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Country Discussion Topics
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wood chipper iformation
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ret    Posted 02-08-2004 at 10:14:19       [Reply]  [No Email]
Guess the only thing left for me to do is buy a wood chipper to get rid of Isabels mess. Need the input of those who have or have used both a tractor powered one, or a troy built or DR. Will a tractor powered one do the job as good or better? What ought a person look for when looking at a used one? Need one with the capacity to chip 3 inch branches at least. Thanks
REt


TO35    Posted 02-08-2004 at 14:26:02       [Reply]  [No Email]
Ret....buy a tractor powered one...it will take anything you put through it, where the smaller ones bog and don't like the dead stuff.
I have a dr...its good for small stuff but wished I'd would have spent a little more and got way better...and pto driven units have less maintance..


best wishes
TO


Les...BTW    Posted 02-08-2004 at 13:25:19       [Reply]  [No Email]
Brush chips best when it's fresh and green. Don't let it lay around any longer than you have to. Dry brush is a real PITA.


Or...    Posted 02-08-2004 at 13:21:22       [Reply]  [No Email]
How many chips could a chipper chip if a chipper could chip chips?


Dieselrider    Posted 02-08-2004 at 14:35:30       [Reply]  [No Email]
Lays, wise or pringles?


ruffles    Posted 02-08-2004 at 14:49:47       [Reply]  [No Email]
nm


Les    Posted 02-08-2004 at 12:44:55       [Reply]  [No Email]
Have you thought of getting things ready to go and then renting one? The way you stack the brush has everything to do with how fast and easy you can get it through a chipper. The more work you can do to be ready for when the chipper arrives, the less it will cost you to rent one.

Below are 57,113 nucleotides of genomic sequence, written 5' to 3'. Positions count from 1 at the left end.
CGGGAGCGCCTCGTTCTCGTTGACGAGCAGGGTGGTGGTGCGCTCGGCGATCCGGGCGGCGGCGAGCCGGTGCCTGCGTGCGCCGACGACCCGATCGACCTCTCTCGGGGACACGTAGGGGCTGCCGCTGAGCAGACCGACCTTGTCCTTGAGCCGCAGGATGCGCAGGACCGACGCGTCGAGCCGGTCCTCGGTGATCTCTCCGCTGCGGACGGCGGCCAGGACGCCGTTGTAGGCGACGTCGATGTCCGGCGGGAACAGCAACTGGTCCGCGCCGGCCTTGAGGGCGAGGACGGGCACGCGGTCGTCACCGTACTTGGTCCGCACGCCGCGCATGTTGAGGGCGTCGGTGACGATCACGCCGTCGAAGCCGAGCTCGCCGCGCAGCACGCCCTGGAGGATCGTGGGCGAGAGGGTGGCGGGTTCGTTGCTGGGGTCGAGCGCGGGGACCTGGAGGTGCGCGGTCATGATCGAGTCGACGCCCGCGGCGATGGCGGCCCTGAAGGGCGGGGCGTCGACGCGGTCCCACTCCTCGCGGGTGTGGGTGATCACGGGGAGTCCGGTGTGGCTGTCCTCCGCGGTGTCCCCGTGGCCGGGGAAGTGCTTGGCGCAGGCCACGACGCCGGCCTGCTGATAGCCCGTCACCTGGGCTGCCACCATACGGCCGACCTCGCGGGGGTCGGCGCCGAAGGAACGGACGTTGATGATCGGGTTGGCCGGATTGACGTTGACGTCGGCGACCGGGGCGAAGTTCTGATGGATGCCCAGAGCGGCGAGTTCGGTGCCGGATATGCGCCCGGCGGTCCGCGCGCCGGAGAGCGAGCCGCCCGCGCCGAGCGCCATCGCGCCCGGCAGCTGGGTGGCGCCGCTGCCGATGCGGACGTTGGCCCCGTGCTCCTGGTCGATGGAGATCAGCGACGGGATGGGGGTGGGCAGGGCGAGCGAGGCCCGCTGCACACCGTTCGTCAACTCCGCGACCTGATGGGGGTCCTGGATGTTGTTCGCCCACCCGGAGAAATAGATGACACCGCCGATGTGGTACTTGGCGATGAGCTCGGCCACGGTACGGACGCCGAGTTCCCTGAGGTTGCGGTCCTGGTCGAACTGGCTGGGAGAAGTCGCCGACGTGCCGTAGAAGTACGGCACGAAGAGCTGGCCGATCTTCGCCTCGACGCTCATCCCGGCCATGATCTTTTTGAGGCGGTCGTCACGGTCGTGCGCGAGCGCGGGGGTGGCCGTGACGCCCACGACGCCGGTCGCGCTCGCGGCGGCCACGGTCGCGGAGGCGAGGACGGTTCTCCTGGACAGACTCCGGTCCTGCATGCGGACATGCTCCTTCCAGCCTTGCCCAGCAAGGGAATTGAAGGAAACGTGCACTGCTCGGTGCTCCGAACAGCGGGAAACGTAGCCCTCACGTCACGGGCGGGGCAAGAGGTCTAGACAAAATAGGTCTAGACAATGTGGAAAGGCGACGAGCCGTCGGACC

Talk to a local tree service and see what they might have to say about your situation. Most tree people are honest, hard working folks who would probably be glad to give you some advice.


Salmoneye    Posted 02-08-2004 at 11:33:12       [Reply]  [No Email]
3-point PTO driven, or don't buy one...

You will make short work of anything that goes in the hopper and there is no 'carb' to gum up between uses...

When you are done with it for the season ro whatever, simply dump a bucket of old motro oil through with the engine of the tractor on at idle (No EPA Flames Please)...Cover just the top so it can breath and set it on railroad ties...Grease the greasables, and it will be ready next time you need it...


Alias    Posted 02-08-2004 at 11:28:03       [Reply]  [No Email]
Ret, my first impulse is to agree with Clay. I have a neighbor that bought a Troy-bilt Tomahawk Chipper which runs off the power take-off of his T-B Horse model Rototiller. But, he rarely uses it, so it sits. However, it does a great job on 3 inch green limbs and such. I've approached him about selling it to me but he keeps saying he might need it some day. I've looked for one on ebay, without success. And, since Troy-bilt went belly-up, I don't know if that particular model is still being manufactured by the company that bought them out. The nice thing about that particular model is that you don't have another engine to contend with..............gfp


Coon Catcher Clay    Posted 02-08-2004 at 10:29:03       [Reply]  [Send Email]
Save your money.Hire some neighborhood kids to stack the branches into a brush pile.Let the wood dry out for about three months and invite the same kids back over for a weinie and marshmallow roast.With a wood chipper once the job is done it just sits around and rusts or the carburetor gums up from sitting.If you sell it after you are done with it the resale is only about fifty percent of purchase price no matter how good the chipper looks


you don't understand    Posted 02-08-2004 at 11:15:48       [Reply]  [No Email]
I got enough branches to chip that would take me a few years. Burning is out now, have to be away from buildings and timber. So, back to my question
REt


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